The kids ran and skipped down the paths, exuberant after a full day of school. Suddenly, we heard a sound, the music we were looking for. We slowed down, the children becoming attentive and focused. Soon we figured out where the strange noises were coming from: the trees. We spotted the speakers and tubing, and stopped to listen to the strange noises funneling out. We had found the first stop on the tour Paths II: The Music of Trees.
University of Washington Music grad student Abby Aresty has created a unique musical piece, and installed it in the trees and shrubs at the Arboretum. She came to the park many times to listen to and record natural and human sounds, which she then combined into a musical composition. Kids and adults will enjoy exploring the paths in the Arboretum and searching for these otherworldly sounds.
The day we went it was sunny and warm, but we saw plenty of evidence that fall has arrived.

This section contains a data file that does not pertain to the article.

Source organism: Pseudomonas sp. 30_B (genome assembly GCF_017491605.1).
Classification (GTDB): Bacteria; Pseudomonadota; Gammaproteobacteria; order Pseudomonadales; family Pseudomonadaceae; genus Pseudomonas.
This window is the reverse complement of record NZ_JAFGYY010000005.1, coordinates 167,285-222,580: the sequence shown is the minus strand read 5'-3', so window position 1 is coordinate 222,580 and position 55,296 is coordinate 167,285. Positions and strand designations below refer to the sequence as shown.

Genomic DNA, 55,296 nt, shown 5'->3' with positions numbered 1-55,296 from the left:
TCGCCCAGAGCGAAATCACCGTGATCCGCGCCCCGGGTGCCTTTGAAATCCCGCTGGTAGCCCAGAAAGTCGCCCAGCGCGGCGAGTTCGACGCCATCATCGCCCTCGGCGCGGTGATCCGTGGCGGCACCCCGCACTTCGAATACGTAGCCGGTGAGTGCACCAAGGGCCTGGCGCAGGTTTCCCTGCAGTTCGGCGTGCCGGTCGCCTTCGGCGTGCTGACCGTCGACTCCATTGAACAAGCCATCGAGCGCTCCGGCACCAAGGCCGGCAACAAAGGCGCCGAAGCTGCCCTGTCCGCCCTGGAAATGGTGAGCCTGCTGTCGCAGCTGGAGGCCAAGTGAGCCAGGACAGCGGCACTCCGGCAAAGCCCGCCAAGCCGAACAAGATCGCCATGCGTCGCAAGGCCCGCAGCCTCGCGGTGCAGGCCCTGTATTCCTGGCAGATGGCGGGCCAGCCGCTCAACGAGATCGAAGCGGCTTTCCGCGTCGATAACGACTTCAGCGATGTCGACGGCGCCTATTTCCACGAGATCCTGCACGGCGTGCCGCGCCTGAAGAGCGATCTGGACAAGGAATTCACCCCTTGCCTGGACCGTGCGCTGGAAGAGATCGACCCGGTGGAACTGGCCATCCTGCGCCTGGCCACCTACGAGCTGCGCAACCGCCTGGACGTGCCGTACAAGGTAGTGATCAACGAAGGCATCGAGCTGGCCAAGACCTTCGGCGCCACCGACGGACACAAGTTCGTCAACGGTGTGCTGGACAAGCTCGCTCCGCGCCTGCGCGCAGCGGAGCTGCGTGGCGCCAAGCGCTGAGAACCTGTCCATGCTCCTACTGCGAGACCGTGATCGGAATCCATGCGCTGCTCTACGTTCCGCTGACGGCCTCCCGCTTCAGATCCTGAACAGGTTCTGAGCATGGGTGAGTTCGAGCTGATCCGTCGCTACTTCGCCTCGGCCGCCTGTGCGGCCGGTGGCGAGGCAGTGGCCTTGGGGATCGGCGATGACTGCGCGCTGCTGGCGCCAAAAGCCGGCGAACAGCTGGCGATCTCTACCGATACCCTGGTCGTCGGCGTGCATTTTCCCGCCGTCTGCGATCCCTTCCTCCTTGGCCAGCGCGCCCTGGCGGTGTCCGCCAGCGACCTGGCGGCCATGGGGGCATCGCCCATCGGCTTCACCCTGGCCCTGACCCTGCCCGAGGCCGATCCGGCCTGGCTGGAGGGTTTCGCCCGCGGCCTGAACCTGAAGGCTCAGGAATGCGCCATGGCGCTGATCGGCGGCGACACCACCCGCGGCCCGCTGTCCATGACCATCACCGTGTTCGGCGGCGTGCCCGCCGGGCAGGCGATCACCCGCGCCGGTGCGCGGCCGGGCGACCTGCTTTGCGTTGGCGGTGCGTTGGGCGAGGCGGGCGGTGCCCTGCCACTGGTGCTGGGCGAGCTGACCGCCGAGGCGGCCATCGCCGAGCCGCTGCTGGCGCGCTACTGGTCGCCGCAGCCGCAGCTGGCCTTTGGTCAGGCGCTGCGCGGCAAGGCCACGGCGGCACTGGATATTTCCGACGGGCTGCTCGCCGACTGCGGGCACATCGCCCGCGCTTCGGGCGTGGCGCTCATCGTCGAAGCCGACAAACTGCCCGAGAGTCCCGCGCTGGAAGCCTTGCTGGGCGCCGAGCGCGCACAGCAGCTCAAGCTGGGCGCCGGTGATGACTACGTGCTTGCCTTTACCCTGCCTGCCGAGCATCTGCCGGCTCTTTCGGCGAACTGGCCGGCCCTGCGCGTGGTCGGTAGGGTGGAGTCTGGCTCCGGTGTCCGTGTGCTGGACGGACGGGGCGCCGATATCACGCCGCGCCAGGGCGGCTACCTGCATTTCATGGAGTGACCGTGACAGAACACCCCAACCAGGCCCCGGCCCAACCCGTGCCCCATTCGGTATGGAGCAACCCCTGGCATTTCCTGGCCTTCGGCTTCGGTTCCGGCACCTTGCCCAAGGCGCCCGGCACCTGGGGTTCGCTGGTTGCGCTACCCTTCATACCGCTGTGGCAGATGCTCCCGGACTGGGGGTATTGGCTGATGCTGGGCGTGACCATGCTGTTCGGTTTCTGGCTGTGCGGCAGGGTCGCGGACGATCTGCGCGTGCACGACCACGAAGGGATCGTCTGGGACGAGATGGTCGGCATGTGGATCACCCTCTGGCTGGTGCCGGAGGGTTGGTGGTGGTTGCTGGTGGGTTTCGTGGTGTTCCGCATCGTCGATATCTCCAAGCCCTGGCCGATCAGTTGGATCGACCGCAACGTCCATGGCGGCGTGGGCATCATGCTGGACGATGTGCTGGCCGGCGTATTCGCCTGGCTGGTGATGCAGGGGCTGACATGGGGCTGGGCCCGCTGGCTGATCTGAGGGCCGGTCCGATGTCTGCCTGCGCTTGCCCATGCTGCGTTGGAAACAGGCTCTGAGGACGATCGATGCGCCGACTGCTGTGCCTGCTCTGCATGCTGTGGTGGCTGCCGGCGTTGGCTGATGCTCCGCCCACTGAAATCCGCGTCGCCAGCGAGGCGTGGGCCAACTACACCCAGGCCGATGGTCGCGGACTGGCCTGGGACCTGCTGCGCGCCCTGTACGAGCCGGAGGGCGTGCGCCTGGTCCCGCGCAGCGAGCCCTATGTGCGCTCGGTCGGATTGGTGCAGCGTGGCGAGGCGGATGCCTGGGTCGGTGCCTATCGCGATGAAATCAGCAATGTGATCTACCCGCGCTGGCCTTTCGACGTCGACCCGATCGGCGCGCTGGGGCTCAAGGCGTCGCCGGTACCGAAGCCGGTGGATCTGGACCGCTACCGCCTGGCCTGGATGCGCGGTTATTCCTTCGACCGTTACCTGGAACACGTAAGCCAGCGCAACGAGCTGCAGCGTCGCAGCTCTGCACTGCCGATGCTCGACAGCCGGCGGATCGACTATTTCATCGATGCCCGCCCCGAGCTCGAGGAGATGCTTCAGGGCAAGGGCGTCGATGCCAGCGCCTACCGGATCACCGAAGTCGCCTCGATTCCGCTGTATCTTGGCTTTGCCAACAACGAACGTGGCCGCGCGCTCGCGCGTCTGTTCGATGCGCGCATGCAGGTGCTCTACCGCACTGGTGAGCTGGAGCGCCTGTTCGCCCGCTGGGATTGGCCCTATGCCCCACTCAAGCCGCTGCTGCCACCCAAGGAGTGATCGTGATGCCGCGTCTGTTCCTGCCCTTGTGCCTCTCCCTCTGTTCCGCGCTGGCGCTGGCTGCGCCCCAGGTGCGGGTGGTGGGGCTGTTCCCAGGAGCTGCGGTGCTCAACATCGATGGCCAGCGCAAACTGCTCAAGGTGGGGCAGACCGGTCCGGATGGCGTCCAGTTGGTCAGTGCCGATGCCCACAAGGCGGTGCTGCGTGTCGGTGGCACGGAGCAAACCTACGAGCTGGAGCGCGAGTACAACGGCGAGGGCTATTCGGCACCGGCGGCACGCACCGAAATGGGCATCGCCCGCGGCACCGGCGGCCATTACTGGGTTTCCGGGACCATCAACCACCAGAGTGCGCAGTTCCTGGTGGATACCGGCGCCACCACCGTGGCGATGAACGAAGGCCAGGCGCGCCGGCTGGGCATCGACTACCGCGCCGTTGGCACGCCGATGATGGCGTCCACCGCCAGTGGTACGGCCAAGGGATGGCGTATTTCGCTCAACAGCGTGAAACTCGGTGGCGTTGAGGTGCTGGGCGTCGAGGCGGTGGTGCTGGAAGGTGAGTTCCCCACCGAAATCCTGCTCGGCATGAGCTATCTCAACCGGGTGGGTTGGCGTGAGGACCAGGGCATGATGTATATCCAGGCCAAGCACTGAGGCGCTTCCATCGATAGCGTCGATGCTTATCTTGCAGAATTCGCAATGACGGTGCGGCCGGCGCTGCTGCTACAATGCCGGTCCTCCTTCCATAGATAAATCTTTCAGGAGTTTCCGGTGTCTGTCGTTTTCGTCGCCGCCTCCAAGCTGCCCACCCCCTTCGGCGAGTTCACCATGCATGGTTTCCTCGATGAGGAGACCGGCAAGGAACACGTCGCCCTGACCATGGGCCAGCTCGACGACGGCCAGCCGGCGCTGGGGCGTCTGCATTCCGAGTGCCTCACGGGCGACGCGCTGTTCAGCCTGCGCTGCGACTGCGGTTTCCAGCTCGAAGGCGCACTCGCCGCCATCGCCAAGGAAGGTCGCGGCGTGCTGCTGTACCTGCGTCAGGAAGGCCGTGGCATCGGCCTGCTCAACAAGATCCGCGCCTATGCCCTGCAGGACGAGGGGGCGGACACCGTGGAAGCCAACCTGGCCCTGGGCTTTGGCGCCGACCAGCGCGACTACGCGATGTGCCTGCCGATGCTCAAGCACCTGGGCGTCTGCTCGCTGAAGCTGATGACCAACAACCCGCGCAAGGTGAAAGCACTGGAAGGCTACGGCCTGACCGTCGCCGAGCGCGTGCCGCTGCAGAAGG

We printed out a map of the sites where the speakers were installed, which helped us define our journey for the day.
We quickly saw that our kids were of a different mood than some of the other folks who had come to hear the music; our kids were like puppies let out for a romp, but many folks were more contemplative. We tried to give other folks their space while we also tried to help our own kids to settle and listen more calmly.
We heard rain falling on leaves, wind blowing, dries flowers falling, and even fly feet walking around on a microphone.
I highly recommend attending this art installation. But don’t delay – the music runs through the end of October only. It has limited hours: It is open on Wednesdays from 3-6pm and on Saturdays and Sundays from 10:30 am to 1:30 pm. You can read more about the exhibition on the Arboretum website, a Seattle Times article, an NPR story (where I heard about it) and a UW Today article.